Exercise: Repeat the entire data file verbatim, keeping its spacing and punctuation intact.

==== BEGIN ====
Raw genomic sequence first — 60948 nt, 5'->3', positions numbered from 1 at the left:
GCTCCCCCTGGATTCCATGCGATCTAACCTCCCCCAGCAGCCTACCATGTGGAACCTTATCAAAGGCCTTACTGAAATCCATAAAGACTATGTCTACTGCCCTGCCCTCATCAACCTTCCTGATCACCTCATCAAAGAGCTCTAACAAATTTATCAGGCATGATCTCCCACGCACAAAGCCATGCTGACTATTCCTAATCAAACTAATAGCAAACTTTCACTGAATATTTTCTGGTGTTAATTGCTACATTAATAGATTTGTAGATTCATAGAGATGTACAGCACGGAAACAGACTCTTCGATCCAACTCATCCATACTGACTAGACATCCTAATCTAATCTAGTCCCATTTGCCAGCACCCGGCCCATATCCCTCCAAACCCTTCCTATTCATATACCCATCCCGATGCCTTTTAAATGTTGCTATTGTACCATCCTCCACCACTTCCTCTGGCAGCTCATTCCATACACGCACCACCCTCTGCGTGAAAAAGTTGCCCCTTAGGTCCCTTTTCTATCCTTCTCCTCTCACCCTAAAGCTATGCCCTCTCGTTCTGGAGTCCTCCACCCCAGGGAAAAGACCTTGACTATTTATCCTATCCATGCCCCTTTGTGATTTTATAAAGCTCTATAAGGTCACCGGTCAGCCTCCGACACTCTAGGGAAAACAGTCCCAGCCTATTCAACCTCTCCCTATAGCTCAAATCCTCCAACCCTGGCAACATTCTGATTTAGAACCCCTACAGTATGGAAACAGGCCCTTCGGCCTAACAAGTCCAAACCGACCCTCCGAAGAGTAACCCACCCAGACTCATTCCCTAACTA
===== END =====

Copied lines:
Raw genomic sequence first — 60948 nt, 5'->3', positions numbered from 1 at the left:
GCTCCCCCTGGATTCCATGCGATCTAACCTCCCCCAGCAGCCTACCATGTGGAACCTTATCAAAGGCCTTACTGAAATCCATAAAGACTATGTCTACTGCCCTGCCCTCATCAACCTTCCTGATCACCTCATCAAAGAGCTCTAACAAATTTATCAGGCATGATCTCCCACGCACAAAGCCATGCTGACTATTCCTAATCAAACTAATAGCAAACTTTCACTGAATATTTTCTGGTGTTAATTGCTACATTAATAGATTTGTAGATTCATAGAGATGTACAGCACGGAAACAGACTCTTCGATCCAACTCATCCATACTGACTAGACATCCTAATCTAATCTAGTCCCATTTGCCAGCACCCGGCCCATATCCCTCCAAACCCTTCCTATTCATATACCCATCCCGATGCCTTTTAAATGTTGCTATTGTACCATCCTCCACCACTTCCTCTGGCAGCTCATTCCATACACGCACCACCCTCTGCGTGAAAAAGTTGCCCCTTAGGTCCCTTTTCTATCCTTCTCCTCTCACCCTAAAGCTATGCCCTCTCGTTCTGGAGTCCTCCACCCCAGGGAAAAGACCTTGACTATTTATCCTATCCATGCCCCTTTGTGATTTTATAAAGCTCTATAAGGTCACCGGTCAGCCTCCGACACTCTAGGGAAAACAGTCCCAGCCTATTCAACCTCTCCCTATAGCTCAAATCCTCCAACCCTGGCAACATTCTGATTTAGAACCCCTACAGTATGGAAACAGGCCCTTCGGCCTAACAAGTCCAAACCGACCCTCCGAAGAGTAACCCACCCAGACTCATTCCCTAACTA